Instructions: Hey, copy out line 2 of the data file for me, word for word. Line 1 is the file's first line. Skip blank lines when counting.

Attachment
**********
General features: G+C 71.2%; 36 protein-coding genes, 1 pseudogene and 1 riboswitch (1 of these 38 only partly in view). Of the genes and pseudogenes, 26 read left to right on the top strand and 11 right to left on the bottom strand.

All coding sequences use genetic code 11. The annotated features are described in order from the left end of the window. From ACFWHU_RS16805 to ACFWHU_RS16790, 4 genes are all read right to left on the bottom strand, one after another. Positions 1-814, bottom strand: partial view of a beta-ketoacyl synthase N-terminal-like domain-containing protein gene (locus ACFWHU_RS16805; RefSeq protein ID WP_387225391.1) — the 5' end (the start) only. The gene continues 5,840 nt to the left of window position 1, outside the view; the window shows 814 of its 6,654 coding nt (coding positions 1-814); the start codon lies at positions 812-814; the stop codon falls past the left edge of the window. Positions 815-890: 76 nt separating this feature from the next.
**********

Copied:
All coding sequences use genetic code 11. The annotated features are described in order from the left end of the window. From ACFWHU_RS16805 to ACFWHU_RS16790, 4 genes are all read right to left on the bottom strand, one after another. Positions 1-814, bottom strand: partial view of a beta-ketoacyl synthase N-terminal-like domain-containing protein gene (locus ACFWHU_RS16805; RefSeq protein ID WP_387225391.1) — the 5' end (the start) only. The gene continues 5,840 nt to the left of window position 1, outside the view; the window shows 814 of its 6,654 coding nt (coding positions 1-814); the start codon lies at positions 812-814; the stop codon falls past the left edge of the window. Positions 815-890: 76 nt separating this feature from the next.